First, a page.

Review by Merv Hart
Before I get to the nitty gritty of this review, I should point out straight away that if you own a Playstation 2 and you're interested in this review, then you probably already own Gran Turismo 3, and if you don't own it, you should. GT3 is without doubt, the daddy - it's the main reason people are buying Playstation 2's at the moment, and at the time of this review it's been the number 1 selling computer game out of all the formats for weeks.


screen


So it's probably not the greatest time to launch another car racing game, huh? Well, maybe, and maybe not, because Tokyo Xtreme Racer is different enough to make it a serious contender, even if you already own GT3.

How so? Well, a stereotypical car game involves racing against other cars towards the chequered flag, where you earn money to buy better kit for your car to go faster. TXR isn't about trophies; it's about looking cool, and driving fast. 125 real (ish - they're replicas) Japanese cars are yours for the taking, to drive around 100 miles of realistically replicated Tokyo highways. There's no starting line, you need to cruise the streets, pick out a fellow Xtreme racer, challenge him with a flash of your headlights, and the race is on! Stay ahead of him for long enough and you've won, gaining money to customize your car with spoilers, alloys, logos, fancy lights, etc.


screen screen


The game has a distinctly Ridge Racer type feel to it, in that it's very much an arcade style game in both graphics, sound, and handling. Realism isn't particularly evident here, but to have too much realism would slow this game down, you just want to drive fast and look cool. The aim is to out run your opponent, but if you can't then you can weave in and out of the innocent bystanding (bydriving?) traffic and try to outmanoeuvre the other racer. A "speed points" bar determines how well you perform - your bar decreases when your opponent is ahead of you, and vice versa. The pace is fast and furious, and can be thrilling stuff.

It's the advanced artificial intelligence in Tokyo Xtreme Racer that makes this game stand high above the crowd of other car racers, with the other drivers able to drive as though they were pre-guessing how you're going to drive against them. They can determine from your position and posturing where you're most likely to be headed, and will make every attempt to beat you to it and block you, giving this predominately one player game a very personal feel, and you really do want to beat those other drivers!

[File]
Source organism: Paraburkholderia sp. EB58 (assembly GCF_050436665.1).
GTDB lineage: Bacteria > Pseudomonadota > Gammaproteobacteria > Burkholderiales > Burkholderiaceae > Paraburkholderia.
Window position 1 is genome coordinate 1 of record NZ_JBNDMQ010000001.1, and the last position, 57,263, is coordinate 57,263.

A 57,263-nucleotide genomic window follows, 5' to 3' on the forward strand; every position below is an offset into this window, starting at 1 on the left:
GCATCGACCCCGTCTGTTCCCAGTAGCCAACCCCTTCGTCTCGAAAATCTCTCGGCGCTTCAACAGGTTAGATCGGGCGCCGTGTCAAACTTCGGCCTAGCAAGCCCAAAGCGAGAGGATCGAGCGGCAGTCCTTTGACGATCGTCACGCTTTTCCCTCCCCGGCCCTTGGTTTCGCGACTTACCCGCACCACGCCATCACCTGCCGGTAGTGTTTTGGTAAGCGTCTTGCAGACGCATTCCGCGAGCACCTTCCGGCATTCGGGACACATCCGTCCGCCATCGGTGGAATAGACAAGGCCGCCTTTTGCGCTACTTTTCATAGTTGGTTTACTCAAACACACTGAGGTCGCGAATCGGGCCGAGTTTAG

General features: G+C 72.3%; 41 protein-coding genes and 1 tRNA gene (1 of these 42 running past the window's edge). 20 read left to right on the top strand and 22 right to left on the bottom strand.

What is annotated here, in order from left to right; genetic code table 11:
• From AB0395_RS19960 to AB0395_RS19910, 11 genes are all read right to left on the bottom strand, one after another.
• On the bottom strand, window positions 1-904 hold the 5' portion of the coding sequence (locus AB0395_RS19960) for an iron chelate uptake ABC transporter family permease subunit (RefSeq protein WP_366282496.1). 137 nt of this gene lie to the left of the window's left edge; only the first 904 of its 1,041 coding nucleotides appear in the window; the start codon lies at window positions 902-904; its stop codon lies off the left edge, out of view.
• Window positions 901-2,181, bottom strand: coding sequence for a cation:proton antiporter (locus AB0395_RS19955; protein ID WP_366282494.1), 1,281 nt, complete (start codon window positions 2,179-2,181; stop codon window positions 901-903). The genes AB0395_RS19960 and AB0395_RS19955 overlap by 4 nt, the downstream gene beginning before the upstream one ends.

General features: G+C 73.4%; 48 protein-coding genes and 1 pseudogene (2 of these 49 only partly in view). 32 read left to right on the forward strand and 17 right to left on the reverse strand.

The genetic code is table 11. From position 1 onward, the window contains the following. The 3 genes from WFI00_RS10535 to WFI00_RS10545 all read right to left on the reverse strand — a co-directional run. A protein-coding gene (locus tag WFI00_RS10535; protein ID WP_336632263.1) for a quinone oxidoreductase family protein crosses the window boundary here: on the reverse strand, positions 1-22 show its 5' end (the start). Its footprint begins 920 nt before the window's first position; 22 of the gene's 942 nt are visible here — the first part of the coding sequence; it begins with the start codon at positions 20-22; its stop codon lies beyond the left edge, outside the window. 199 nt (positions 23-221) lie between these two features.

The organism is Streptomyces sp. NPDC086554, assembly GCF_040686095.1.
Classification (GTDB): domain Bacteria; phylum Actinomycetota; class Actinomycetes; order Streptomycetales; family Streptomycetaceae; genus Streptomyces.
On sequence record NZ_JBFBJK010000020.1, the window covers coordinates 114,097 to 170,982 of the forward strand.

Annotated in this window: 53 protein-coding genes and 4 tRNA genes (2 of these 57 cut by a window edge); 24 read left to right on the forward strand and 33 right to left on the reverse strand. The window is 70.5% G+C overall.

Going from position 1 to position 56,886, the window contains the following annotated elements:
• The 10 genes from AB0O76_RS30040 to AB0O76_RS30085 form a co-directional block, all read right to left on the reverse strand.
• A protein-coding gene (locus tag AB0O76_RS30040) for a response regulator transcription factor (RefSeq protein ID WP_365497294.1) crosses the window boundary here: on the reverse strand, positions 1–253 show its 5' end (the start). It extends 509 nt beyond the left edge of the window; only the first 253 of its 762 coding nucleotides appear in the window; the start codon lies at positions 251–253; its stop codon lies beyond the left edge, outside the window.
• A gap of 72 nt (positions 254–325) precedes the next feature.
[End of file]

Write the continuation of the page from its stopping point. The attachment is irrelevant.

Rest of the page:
screen


Visually, the PS2's advanced graphics capabilities haven't been utilised too well, as there are only small improvements on the Dreamcast predecessor. However, the plus points in Tokyo Extreme Racer include cars which shine with excellent use of lighting, and special effects such as motion blur and glowing brakes. The realistic roadways are the only real let down - the game is played at night, on Tokyo motorways, which means there's very little variety, virtually no landmarks, and you'll never know where you are by the landscape unless you've actually driven around the roads in your non-virtual car.

The sound is a mixed bag, depending on how you feel about repetitive J Pop techno will determine whether you love it or hate it. The sound effects are decent though, with different engine noises depending on the car of your choice, and tyres which squeal and screach as you take a corner too fast.

Even though the aforementioned GT3 rules the top shelf of computer game charts, a game based on the illegal world of underground street racing is a novel enough idea to make it do well. It may be a struggle, but with any luck this game can gain the legion of passionate fans that it deserves.

Overall score: 8 out of 10
Publisher: Ubi Soft
Players: 2
Recommended Price: 39.99
Available: Now
Buy Tokyo Xtreme Racer for the PS2 from Amazon